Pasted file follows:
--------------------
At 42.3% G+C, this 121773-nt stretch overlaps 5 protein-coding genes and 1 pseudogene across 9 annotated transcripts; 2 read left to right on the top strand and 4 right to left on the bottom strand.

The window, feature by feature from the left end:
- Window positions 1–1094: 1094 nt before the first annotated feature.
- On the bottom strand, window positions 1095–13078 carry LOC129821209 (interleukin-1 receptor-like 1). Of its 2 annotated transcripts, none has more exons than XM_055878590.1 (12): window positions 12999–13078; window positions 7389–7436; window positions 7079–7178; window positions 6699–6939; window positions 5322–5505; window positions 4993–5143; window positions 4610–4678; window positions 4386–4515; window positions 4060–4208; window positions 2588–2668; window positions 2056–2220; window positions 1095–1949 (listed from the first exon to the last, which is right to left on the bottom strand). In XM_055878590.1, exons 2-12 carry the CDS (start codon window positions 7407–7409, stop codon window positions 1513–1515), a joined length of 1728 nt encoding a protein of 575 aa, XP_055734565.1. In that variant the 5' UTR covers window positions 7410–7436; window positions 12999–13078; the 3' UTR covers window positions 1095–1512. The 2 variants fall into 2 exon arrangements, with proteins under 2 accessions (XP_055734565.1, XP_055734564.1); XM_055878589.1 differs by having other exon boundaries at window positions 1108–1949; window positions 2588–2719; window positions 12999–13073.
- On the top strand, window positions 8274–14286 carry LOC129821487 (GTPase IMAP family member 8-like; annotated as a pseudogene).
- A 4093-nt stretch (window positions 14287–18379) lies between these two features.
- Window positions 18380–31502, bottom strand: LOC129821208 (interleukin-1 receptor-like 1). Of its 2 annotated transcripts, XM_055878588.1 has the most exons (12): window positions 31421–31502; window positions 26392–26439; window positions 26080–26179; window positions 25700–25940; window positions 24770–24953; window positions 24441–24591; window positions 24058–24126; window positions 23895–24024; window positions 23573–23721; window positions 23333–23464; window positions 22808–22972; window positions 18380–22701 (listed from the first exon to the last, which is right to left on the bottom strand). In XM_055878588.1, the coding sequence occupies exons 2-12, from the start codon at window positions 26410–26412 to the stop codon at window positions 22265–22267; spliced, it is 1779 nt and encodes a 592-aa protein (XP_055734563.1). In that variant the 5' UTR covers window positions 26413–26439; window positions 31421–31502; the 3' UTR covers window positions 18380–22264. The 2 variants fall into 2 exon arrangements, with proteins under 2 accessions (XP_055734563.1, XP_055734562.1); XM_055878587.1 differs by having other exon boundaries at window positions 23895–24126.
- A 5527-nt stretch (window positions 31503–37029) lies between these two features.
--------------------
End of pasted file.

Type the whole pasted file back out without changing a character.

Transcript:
At 42.3% G+C, this 121773-nt stretch overlaps 5 protein-coding genes and 1 pseudogene across 9 annotated transcripts; 2 read left to right on the top strand and 4 right to left on the bottom strand.

The window, feature by feature from the left end:
- Window positions 1–1094: 1094 nt before the first annotated feature.
- On the bottom strand, window positions 1095–13078 carry LOC129821209 (interleukin-1 receptor-like 1). Of its 2 annotated transcripts, none has more exons than XM_055878590.1 (12): window positions 12999–13078; window positions 7389–7436; window positions 7079–7178; window positions 6699–6939; window positions 5322–5505; window positions 4993–5143; window positions 4610–4678; window positions 4386–4515; window positions 4060–4208; window positions 2588–2668; window positions 2056–2220; window positions 1095–1949 (listed from the first exon to the last, which is right to left on the bottom strand). In XM_055878590.1, exons 2-12 carry the CDS (start codon window positions 7407–7409, stop codon window positions 1513–1515), a joined length of 1728 nt encoding a protein of 575 aa, XP_055734565.1. In that variant the 5' UTR covers window positions 7410–7436; window positions 12999–13078; the 3' UTR covers window positions 1095–1512. The 2 variants fall into 2 exon arrangements, with proteins under 2 accessions (XP_055734565.1, XP_055734564.1); XM_055878589.1 differs by having other exon boundaries at window positions 1108–1949; window positions 2588–2719; window positions 12999–13073.
- On the top strand, window positions 8274–14286 carry LOC129821487 (GTPase IMAP family member 8-like; annotated as a pseudogene).
- A 4093-nt stretch (window positions 14287–18379) lies between these two features.
- Window positions 18380–31502, bottom strand: LOC129821208 (interleukin-1 receptor-like 1). Of its 2 annotated transcripts, XM_055878588.1 has the most exons (12): window positions 31421–31502; window positions 26392–26439; window positions 26080–26179; window positions 25700–25940; window positions 24770–24953; window positions 24441–24591; window positions 24058–24126; window positions 23895–24024; window positions 23573–23721; window positions 23333–23464; window positions 22808–22972; window positions 18380–22701 (listed from the first exon to the last, which is right to left on the bottom strand). In XM_055878588.1, the coding sequence occupies exons 2-12, from the start codon at window positions 26410–26412 to the stop codon at window positions 22265–22267; spliced, it is 1779 nt and encodes a 592-aa protein (XP_055734563.1). In that variant the 5' UTR covers window positions 26413–26439; window positions 31421–31502; the 3' UTR covers window positions 18380–22264. The 2 variants fall into 2 exon arrangements, with proteins under 2 accessions (XP_055734563.1, XP_055734562.1); XM_055878587.1 differs by having other exon boundaries at window positions 23895–24126.
- A 5527-nt stretch (window positions 31503–37029) lies between these two features.